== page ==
The world economy is awash with liquidity. Central banks in many countries have been promoting economic growth or staving off an economic downturn by increasing the money supply at very high rates.
Although Hong Kong does not have a central bank as such, the story is no different here. The Hong Kong money supply has kept growing. The combined effects of growth in the money supply and a high savings rate have led to a situation where commercial banks continue to hold deposits greater than the value of outstanding loans. The excess of loans over deposits continues to grow. Put differently, banks are receiving deposits faster than they can lend them out. The most recent figures show the value of bank deposits as being about HK$2.2 trillion greater than the value of loans made by the same banks. Three years ago the excess was about HK$1.3 trillion. This is a huge sum for an economy the size of Hong Kong's.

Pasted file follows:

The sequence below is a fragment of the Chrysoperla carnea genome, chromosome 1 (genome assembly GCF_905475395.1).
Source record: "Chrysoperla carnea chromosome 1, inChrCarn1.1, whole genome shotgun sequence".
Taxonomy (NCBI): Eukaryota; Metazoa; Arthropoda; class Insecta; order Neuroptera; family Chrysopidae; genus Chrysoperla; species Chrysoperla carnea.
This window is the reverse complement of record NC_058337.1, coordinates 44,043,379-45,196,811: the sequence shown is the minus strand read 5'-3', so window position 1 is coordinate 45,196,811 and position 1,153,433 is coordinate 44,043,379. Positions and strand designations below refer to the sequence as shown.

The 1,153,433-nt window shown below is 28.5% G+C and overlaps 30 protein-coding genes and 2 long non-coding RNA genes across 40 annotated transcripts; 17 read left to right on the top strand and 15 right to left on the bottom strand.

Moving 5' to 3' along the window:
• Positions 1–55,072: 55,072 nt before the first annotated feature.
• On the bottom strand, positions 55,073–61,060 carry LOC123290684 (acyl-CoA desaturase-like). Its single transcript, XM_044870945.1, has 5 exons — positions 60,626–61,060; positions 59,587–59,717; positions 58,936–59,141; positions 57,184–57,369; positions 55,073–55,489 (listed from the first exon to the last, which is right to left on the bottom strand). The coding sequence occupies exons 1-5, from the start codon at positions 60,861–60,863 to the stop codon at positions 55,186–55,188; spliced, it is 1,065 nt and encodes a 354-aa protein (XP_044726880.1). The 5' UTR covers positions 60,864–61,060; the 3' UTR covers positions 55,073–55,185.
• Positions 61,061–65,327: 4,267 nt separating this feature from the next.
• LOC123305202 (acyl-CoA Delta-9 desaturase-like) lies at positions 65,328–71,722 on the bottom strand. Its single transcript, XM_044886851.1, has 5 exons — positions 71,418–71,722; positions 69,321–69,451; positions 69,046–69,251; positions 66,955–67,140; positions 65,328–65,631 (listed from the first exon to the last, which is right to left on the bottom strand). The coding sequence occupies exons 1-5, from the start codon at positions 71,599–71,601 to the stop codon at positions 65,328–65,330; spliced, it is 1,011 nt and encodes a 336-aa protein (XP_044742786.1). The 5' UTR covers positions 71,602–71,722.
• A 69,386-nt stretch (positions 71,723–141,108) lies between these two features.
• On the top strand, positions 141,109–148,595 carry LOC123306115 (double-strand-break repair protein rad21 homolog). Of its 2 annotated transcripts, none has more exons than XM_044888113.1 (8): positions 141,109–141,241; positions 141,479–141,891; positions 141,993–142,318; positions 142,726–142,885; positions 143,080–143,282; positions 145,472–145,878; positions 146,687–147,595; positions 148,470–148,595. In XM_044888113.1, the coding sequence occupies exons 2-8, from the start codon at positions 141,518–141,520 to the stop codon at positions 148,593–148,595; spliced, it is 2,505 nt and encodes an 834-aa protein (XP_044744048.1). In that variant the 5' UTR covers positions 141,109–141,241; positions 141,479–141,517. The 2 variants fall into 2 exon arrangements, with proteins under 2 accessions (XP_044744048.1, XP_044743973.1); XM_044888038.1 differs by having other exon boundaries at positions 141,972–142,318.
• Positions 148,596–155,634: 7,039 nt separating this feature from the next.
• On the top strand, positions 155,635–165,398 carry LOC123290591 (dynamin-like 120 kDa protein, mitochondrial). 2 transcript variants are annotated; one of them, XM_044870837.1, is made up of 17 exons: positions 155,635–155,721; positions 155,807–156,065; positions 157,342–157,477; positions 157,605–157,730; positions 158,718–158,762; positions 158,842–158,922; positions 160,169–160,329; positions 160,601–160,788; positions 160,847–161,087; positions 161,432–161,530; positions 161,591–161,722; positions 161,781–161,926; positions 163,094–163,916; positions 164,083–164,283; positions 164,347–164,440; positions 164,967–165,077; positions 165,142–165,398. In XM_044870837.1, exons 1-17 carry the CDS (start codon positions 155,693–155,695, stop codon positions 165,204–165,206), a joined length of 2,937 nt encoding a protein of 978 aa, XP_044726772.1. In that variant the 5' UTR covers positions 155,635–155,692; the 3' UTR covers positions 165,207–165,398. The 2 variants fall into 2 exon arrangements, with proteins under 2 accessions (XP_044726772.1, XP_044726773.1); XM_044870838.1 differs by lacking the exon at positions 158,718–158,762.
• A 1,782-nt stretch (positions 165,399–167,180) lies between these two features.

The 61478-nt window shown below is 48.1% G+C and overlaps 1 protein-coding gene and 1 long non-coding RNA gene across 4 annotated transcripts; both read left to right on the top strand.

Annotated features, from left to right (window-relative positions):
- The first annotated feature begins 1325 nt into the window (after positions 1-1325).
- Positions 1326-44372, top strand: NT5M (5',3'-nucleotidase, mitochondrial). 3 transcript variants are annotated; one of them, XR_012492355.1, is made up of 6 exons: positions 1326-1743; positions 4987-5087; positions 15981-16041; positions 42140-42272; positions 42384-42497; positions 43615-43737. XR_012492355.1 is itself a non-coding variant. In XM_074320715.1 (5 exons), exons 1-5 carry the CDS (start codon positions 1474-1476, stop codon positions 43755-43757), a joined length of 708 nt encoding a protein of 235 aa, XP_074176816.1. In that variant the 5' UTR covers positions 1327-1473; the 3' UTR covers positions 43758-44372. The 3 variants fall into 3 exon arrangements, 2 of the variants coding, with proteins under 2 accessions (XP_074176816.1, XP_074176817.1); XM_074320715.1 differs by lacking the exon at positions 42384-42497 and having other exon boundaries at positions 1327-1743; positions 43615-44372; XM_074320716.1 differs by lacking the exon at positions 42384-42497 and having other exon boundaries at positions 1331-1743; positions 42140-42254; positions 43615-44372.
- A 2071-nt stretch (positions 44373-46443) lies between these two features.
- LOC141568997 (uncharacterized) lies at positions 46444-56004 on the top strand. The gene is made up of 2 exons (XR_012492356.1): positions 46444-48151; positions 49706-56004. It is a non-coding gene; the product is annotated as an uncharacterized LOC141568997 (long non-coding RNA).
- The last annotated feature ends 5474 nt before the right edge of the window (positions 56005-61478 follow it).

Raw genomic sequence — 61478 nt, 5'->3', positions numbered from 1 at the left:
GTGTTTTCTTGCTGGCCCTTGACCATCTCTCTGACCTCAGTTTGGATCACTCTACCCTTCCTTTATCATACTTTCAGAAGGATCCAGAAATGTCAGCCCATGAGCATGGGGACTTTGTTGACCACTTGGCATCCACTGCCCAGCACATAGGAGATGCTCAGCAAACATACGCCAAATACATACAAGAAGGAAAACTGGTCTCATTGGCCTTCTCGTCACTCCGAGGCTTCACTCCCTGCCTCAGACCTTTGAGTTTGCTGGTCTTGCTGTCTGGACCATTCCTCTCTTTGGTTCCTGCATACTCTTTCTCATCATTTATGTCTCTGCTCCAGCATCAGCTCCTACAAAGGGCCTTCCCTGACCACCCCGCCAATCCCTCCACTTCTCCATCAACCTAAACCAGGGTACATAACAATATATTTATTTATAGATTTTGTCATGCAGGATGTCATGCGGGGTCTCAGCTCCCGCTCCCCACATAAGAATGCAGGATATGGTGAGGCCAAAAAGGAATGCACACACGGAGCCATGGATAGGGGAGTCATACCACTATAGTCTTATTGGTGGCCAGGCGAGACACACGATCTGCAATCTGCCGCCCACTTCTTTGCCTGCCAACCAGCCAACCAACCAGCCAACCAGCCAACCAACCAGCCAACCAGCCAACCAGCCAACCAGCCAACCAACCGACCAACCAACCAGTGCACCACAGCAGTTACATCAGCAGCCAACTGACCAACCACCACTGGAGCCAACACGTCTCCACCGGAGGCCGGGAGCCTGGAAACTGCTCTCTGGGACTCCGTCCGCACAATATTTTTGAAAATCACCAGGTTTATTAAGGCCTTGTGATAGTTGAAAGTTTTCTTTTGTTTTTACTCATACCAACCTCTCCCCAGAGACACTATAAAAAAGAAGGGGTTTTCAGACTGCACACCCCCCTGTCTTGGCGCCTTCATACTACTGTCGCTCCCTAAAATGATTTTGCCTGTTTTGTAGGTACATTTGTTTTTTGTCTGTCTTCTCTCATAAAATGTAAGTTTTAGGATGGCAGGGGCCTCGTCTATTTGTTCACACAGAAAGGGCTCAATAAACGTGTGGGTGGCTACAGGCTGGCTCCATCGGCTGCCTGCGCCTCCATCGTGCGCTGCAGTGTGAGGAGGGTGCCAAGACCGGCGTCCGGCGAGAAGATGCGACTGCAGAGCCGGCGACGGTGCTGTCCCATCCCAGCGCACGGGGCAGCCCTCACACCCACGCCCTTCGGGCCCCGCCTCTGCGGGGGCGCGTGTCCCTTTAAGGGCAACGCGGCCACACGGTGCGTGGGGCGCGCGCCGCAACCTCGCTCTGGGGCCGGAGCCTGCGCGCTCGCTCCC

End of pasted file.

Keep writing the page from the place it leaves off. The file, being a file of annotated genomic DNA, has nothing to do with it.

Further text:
The excess liquidity has a number of consequences. Banks offer lower rates for deposits and charge less for loans. The mortgage wars discussed in earlier posts is one example of this. Even with the Hong Kong dollar being pegged to the US dollar, both lending and deposit rates are lower in Hong Kong than in the US. The gap is about 1.39% for 3 month interbank offer rates which is creating arbitrage opportunities even for small investors like me. It has reached the point where I can borrow in Hong Kong dollars and earn a small spread by investing in a US dollar money market fund. It is also making Hong Kong an attractive centre for international borrowers to raise debt finance. Lastly, the resulting capital outflows (depositors switching to US dollars and lenders remitting the proceeds of Hong Kong dollar loans) have started putting some very slight downward pressure on the Hong Kong dollar. The latter is a bit surprising given that there was some speculation that the Hong Kong dollar could be revalued upwards on the back of a rising remninbi.